86

Could someone tell what is the correct way to work with a vector of arrays?

I declared a vector of arrays (vector<float[4]>) but got error: conversion from 'int' to non-scalar type 'float [4]' requested when trying to resize it. What is going wrong?

1
  • 11
    You can't have a vector of native arrays, because they are neither assignable nor copyable. Jan 6, 2011 at 6:17

5 Answers 5

159

You cannot store arrays in a vector or any other container. The type of the elements to be stored in a container (called the container's value type) must be both copy constructible and assignable. Arrays are neither.

You can, however, use an array class template, like the one provided by Boost, TR1, and C++0x:

std::vector<std::array<double, 4> >

(You'll want to replace std::array with std::tr1::array to use the template included in C++ TR1, or boost::array to use the template from the Boost libraries. Alternatively, you can write your own; it's quite straightforward.)

4
12

Use:

vector<vector<float>> vecArray; //both dimensions are open!
1
  • 18
    vector of vector is not contiguous, in case that is required by the OP.
    – johnbakers
    May 14, 2013 at 10:36
12

There is no error in the following piece of code:

float arr[4];
arr[0] = 6.28;
arr[1] = 2.50;
arr[2] = 9.73;
arr[3] = 4.364;
std::vector<float*> vec = std::vector<float*>();
vec.push_back(arr);
float* ptr = vec.front();
for (int i = 0; i < 3; i++)
    printf("%g\n", ptr[i]);

OUTPUT IS:

6.28

2.5

9.73

4.364

IN CONCLUSION:

std::vector<double*>

is another possibility apart from

std::vector<std::array<double, 4>>

that James McNellis suggested.

3
  • 10
    In your example arr is being dangerously cast to a pointer. If arr goes out of scope while vec still exists an undefined behavior (likely stack overflow) will occur. Dec 1, 2014 at 11:07
  • 5
    this just made the vector non-copyable. Mar 26, 2015 at 18:55
  • You cannot return this vector. Because the pointer will be released. So, the pointer vector is useless.
    – Ben
    Aug 14, 2023 at 6:07
4

Every element of your vector is a float[4], so when you resize every element needs to default initialized from a float[4]. I take it you tried to initialize with an int value like 0?

Try:

static float zeros[4] = {0.0, 0.0, 0.0, 0.0};
myvector.resize(newsize, zeros);
1
  • This (after obvious minor fixes) doesn't compile, for the same reason as given in the accepted answer: it's not valid because plain arrays aren't valid container element types. 1st error from g++: C:/msys64/mingw64/include/c++/10.2.0/bits/stl_uninitialized.h:281:63: error: static assertion failed: result type must be constructible from input type May 28, 2021 at 8:26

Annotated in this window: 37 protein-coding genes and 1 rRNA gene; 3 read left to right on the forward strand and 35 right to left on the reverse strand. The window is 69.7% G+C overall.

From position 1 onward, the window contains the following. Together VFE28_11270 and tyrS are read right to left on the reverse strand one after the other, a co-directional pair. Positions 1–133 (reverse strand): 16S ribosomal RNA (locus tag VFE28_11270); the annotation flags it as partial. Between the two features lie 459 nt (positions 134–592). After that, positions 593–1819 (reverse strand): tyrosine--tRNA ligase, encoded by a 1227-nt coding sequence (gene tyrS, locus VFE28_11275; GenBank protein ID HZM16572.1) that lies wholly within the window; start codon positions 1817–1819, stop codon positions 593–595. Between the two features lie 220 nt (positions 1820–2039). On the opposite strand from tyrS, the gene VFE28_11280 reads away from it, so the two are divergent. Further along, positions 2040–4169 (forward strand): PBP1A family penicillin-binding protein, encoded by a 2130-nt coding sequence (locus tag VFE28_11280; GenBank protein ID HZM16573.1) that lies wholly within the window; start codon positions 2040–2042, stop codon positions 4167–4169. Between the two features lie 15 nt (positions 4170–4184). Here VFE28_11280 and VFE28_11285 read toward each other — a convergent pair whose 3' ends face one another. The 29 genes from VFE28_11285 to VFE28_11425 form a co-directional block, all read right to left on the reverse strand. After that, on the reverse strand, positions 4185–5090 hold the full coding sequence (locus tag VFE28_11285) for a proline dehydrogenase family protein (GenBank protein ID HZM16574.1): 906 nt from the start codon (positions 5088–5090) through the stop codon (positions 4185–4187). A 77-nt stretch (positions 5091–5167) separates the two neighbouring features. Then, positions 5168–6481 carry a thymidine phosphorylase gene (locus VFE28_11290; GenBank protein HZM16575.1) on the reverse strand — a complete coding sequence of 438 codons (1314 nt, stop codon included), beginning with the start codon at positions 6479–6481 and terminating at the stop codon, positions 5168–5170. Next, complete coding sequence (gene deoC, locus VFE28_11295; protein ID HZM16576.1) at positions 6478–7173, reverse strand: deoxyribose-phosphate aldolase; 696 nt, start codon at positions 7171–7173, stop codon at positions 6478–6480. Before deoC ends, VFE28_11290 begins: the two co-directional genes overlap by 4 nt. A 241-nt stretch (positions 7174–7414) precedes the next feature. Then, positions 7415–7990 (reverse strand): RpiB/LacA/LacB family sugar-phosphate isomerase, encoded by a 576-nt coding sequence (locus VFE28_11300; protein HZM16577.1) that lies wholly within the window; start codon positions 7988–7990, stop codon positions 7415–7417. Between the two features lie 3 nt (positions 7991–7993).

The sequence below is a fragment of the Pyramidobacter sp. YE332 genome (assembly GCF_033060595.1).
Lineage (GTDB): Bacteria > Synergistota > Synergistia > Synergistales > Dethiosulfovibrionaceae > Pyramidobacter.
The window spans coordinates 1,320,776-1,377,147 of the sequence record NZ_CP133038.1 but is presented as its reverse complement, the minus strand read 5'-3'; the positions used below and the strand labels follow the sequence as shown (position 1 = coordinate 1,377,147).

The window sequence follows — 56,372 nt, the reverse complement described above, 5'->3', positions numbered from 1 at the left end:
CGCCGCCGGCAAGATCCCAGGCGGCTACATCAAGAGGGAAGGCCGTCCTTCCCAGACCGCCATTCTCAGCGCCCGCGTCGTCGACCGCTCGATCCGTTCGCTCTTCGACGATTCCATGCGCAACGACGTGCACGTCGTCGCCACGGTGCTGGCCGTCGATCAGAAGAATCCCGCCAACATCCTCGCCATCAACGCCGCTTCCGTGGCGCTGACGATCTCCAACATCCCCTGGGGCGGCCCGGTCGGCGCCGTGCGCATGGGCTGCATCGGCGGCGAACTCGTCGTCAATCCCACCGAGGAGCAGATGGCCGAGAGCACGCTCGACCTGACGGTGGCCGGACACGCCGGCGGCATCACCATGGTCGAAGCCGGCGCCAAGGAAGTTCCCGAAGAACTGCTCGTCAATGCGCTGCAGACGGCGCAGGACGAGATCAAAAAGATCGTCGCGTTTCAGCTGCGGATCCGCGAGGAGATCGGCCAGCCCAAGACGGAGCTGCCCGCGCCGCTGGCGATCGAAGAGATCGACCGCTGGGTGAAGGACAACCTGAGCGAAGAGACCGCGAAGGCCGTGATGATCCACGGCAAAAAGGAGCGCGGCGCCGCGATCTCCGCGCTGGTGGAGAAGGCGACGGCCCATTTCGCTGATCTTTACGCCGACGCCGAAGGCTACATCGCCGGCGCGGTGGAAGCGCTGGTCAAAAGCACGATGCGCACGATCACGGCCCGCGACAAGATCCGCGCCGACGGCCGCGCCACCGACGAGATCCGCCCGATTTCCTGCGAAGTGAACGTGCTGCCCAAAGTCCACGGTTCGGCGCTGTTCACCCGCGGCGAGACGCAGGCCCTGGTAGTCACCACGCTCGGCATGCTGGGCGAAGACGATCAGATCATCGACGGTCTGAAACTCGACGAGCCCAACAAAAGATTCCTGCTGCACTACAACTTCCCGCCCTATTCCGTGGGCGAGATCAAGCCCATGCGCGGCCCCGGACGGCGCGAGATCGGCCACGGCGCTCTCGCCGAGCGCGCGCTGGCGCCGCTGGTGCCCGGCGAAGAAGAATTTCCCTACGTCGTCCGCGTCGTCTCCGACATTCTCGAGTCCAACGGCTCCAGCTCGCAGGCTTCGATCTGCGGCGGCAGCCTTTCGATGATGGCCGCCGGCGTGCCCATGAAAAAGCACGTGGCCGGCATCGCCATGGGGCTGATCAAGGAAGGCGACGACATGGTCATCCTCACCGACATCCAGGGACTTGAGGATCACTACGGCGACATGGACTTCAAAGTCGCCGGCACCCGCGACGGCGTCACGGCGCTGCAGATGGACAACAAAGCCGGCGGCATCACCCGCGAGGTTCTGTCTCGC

1

Since C++11 the only general requirement on the element of a vector is that it satisfies the Erasable requirement with the used allocator. It basically requires that the object type can be destroyed through a properly rebound std::allocator_traits::destroy.

With the standard allocator std::allocator, this requirement was not satisfied before C++20, because std::allocator::destroy would try to use a simple (pseudo-)destructor call which is well-formed only for class and scalar types, not for array types.

Since C++20 std::allocator's destroy is defaulted through std::allocator_traits to use std::destroy_at and std::destroy_at is extended to support array types by calling itself recursively on the array elements. So the Erasable requirement is now fulfilled with array types and it is not generally forbidden to use array types in std::vector with the default allocator anymore.

However, when actually constructing elements in the vector, the vector must use the allocator's construct, which was also defaulted with C++20 to use std::construct_at. Unfortunately std::construct_at doesn't work with arrays, which is probably unintentional (see open LWG issue 3436). So currently it is not possible to construct any elements in such a vector with the default allocator and the only way to use std::vector<float[4]> is to construct an empty instance.

Even when this issue is resolved, there is however almost no use for such a vector. The only thing one can do with it is constructing an instance with a given number of value-initialized elements and then operate on this fixed-size vector's elements. None of the modifiers can be used because they require some form of copying or moving of the element type, which isn't possible for array types. Such a vector can be moved and swapped, but not copied.

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